Hi all, One issue which has recently been discussed amongst those of us working on CellML tools is the best way to handle models which require systems of equations to be solved efficiently. For example, if a model has equations like:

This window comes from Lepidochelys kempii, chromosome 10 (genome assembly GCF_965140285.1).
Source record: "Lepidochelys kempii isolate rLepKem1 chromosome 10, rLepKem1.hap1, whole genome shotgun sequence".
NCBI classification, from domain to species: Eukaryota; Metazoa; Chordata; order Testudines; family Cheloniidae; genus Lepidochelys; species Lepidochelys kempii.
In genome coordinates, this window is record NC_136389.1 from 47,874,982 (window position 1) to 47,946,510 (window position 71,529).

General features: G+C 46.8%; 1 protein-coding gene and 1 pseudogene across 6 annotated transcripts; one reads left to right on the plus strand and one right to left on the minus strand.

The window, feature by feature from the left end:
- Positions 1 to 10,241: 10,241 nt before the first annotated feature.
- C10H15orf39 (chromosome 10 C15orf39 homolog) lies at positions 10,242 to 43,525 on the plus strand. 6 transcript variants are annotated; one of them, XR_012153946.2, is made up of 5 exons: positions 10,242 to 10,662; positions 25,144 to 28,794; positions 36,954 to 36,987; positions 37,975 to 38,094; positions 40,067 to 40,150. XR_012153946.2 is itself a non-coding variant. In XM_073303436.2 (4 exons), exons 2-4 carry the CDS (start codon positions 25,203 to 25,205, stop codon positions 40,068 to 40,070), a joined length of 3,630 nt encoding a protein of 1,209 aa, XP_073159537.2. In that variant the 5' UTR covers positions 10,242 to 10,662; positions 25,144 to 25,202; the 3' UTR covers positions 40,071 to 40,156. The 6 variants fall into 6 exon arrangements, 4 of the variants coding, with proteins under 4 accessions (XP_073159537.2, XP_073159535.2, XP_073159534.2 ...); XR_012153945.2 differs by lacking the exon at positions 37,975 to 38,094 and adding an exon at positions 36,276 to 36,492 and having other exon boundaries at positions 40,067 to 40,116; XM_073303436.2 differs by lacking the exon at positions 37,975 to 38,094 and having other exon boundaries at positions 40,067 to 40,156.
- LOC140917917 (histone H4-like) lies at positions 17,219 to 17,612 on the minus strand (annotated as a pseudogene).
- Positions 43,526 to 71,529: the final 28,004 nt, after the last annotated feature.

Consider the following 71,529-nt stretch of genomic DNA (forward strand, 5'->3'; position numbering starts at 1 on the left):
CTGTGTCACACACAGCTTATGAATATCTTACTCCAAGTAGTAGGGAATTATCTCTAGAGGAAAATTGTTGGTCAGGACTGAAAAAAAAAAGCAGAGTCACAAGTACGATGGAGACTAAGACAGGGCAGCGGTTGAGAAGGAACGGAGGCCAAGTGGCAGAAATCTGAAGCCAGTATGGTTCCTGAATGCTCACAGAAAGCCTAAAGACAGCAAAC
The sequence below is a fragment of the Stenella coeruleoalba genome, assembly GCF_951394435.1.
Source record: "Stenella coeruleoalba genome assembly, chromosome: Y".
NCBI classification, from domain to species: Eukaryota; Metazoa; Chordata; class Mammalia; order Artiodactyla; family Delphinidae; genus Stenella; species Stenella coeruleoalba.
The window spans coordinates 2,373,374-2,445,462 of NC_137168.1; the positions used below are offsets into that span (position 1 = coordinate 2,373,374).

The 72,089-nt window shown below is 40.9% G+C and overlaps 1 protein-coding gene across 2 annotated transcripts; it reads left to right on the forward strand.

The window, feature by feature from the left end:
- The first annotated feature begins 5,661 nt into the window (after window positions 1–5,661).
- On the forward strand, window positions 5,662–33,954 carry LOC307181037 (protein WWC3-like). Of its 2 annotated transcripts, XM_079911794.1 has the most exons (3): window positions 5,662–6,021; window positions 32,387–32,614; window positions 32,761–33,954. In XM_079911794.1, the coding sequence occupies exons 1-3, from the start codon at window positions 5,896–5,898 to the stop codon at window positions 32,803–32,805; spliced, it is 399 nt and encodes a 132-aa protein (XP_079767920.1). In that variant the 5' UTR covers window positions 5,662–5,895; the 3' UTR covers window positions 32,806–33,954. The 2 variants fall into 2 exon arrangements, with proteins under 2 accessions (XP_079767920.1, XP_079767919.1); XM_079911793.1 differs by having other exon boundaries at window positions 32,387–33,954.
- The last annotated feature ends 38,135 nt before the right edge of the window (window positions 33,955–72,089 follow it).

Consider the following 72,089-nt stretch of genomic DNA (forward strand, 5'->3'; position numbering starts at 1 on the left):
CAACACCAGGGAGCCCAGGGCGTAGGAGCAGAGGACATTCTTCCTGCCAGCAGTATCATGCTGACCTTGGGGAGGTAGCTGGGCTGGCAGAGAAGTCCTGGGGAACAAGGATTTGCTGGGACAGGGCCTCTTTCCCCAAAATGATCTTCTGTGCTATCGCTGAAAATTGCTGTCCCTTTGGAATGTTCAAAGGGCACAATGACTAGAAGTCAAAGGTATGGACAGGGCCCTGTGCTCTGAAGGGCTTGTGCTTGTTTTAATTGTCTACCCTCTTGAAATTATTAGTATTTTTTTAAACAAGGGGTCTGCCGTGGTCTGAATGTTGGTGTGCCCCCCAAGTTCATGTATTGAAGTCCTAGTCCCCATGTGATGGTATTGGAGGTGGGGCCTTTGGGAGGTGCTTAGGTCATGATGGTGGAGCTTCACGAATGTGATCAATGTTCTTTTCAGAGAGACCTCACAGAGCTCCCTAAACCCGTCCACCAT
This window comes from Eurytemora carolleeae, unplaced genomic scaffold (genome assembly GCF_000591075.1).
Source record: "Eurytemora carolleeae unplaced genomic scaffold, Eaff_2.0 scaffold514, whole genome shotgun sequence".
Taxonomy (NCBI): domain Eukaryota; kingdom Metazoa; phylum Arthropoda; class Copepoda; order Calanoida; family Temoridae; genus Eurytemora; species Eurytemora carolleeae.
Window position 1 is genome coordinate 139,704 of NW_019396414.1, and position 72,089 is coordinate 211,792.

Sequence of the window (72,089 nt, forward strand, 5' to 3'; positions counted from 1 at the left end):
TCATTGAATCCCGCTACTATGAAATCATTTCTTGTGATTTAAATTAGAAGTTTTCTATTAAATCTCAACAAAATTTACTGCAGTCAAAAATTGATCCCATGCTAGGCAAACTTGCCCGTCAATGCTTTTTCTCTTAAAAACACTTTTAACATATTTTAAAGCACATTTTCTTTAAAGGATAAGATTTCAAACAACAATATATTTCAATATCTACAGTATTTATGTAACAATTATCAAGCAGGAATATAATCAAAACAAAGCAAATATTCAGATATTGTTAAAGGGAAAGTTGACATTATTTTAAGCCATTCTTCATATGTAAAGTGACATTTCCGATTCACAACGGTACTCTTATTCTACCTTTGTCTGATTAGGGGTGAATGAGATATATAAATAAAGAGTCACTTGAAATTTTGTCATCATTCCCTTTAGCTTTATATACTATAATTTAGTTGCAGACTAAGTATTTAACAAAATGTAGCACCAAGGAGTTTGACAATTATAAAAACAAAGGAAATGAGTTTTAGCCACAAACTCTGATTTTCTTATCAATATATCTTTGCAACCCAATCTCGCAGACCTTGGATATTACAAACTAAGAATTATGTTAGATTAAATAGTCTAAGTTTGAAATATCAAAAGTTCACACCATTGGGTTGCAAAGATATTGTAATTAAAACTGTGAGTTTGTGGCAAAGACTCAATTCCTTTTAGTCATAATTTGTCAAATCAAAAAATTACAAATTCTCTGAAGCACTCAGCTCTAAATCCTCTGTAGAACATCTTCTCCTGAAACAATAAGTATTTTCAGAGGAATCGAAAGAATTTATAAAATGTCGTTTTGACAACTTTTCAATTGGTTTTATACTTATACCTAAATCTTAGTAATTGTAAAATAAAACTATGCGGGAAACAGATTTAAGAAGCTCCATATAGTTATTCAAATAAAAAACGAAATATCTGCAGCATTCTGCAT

f1(a, b, c) = 0 f2(a, b, c) = 0 f3(a, c) = 0 f4(b, c, d, e) = 0 f5(b, d) = 0 We could simply solve the entire system in one go in a non-linear solver, over all five variables. However, this is not an efficient approach generally; we could have thousands of variables in a complex model, but only have one place in which we need to solve a system of two models. In this case, we could break the solution down to the following procedural steps: Step 1) Solve the following system: f1(a, b, c) = 0 f2(a, b, c) = 0 f3(a, c) = 0 to get a, b, and c. Step 2) Solve the following equation: f4(b, d) = 0 using the value of b obtained in the above step, to get d. Step 3) Solve the following equation: f4(b, c, d, e) = 0 using the known values of b, c, and d, to get e. However, in general, I haven't been able to find an efficient (polynomial time) algorithm to compute this break-down (but I also haven't yet proved that the problem is NP-complete, so there may be a polynomial time solution even if P != NP). We have several other approaches available to us, even if finding the exactly optimal break-down into systems is intractable: 1) Use a heuristic algorithm which cannot always break down the system, but can for simple cases. For example, we could limit the size of systems allowed to control the complexity, or we could try some divisive algorithm which starts with the system which requires that all variables be solved, and tries to isolate individual equations or pairs or triples from it to see if this eliminates the need to solve for any variables, or perhaps tries both heuristics. We can also efficiently identify completely disconnected systems which don't share any common variables and solve them individually using a disjoint sets datatype. 2) Require the model creator to provide us with this information. This is perhaps an unclean approach because certain kinds of changes to the model may change the types of systems that need to be solved. However, I understand it is essentially the status quo for most non-CellML modelling work which requires systems of equations to be expressed, so might still be a good last resort if we don't find a better solution (or even useful as a override for cases where the heuristic algorithm fails to find the optimal procedural steps). I would be very grateful if anyone has feedback or suggestions on how to handle this issue. Best regards, Andrew _______________________________________________ cellml-discussion mailing list cellml-discussion@cellml.org http://www.cellml.org/mailman/listinfo/cellml-discussion